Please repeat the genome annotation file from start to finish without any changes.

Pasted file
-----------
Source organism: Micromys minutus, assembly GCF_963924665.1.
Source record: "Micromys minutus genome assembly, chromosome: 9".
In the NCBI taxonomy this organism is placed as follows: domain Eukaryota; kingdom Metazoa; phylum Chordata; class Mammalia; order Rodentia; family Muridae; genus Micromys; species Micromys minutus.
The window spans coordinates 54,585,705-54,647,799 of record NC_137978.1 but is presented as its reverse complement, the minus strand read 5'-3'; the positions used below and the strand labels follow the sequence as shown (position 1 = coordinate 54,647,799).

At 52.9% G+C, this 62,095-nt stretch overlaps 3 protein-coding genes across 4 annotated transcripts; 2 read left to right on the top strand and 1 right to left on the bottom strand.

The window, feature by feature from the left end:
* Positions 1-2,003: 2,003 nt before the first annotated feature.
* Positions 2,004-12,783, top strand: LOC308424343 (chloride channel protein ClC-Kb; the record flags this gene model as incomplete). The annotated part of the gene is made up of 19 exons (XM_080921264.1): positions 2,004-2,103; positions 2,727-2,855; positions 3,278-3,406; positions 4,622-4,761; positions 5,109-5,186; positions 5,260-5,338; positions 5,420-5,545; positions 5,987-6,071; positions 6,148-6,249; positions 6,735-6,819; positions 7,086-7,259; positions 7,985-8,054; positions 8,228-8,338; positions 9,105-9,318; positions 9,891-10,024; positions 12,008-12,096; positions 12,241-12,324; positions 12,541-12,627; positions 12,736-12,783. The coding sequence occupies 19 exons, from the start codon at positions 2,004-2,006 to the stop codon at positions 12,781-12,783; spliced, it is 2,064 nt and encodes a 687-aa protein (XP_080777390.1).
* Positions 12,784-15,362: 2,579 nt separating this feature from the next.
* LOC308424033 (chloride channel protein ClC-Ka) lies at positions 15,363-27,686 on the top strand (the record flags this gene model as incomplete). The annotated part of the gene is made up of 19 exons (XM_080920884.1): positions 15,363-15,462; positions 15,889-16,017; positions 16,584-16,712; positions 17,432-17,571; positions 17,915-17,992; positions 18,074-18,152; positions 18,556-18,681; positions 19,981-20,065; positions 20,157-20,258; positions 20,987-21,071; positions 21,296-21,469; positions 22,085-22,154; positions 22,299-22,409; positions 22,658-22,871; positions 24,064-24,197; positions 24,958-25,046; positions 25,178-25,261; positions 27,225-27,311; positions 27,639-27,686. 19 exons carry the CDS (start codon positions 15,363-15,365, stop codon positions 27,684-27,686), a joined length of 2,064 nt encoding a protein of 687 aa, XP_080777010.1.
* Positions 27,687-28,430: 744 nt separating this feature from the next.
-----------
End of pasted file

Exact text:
Source organism: Micromys minutus, assembly GCF_963924665.1.
Source record: "Micromys minutus genome assembly, chromosome: 9".
In the NCBI taxonomy this organism is placed as follows: domain Eukaryota; kingdom Metazoa; phylum Chordata; class Mammalia; order Rodentia; family Muridae; genus Micromys; species Micromys minutus.
The window spans coordinates 54,585,705-54,647,799 of record NC_137978.1 but is presented as its reverse complement, the minus strand read 5'-3'; the positions used below and the strand labels follow the sequence as shown (position 1 = coordinate 54,647,799).

At 52.9% G+C, this 62,095-nt stretch overlaps 3 protein-coding genes across 4 annotated transcripts; 2 read left to right on the top strand and 1 right to left on the bottom strand.

The window, feature by feature from the left end:
* Positions 1-2,003: 2,003 nt before the first annotated feature.
* Positions 2,004-12,783, top strand: LOC308424343 (chloride channel protein ClC-Kb; the record flags this gene model as incomplete). The annotated part of the gene is made up of 19 exons (XM_080921264.1): positions 2,004-2,103; positions 2,727-2,855; positions 3,278-3,406; positions 4,622-4,761; positions 5,109-5,186; positions 5,260-5,338; positions 5,420-5,545; positions 5,987-6,071; positions 6,148-6,249; positions 6,735-6,819; positions 7,086-7,259; positions 7,985-8,054; positions 8,228-8,338; positions 9,105-9,318; positions 9,891-10,024; positions 12,008-12,096; positions 12,241-12,324; positions 12,541-12,627; positions 12,736-12,783. The coding sequence occupies 19 exons, from the start codon at positions 2,004-2,006 to the stop codon at positions 12,781-12,783; spliced, it is 2,064 nt and encodes a 687-aa protein (XP_080777390.1).
* Positions 12,784-15,362: 2,579 nt separating this feature from the next.
* LOC308424033 (chloride channel protein ClC-Ka) lies at positions 15,363-27,686 on the top strand (the record flags this gene model as incomplete). The annotated part of the gene is made up of 19 exons (XM_080920884.1): positions 15,363-15,462; positions 15,889-16,017; positions 16,584-16,712; positions 17,432-17,571; positions 17,915-17,992; positions 18,074-18,152; positions 18,556-18,681; positions 19,981-20,065; positions 20,157-20,258; positions 20,987-21,071; positions 21,296-21,469; positions 22,085-22,154; positions 22,299-22,409; positions 22,658-22,871; positions 24,064-24,197; positions 24,958-25,046; positions 25,178-25,261; positions 27,225-27,311; positions 27,639-27,686. 19 exons carry the CDS (start codon positions 15,363-15,365, stop codon positions 27,684-27,686), a joined length of 2,064 nt encoding a protein of 687 aa, XP_080777010.1.
* Positions 27,687-28,430: 744 nt separating this feature from the next.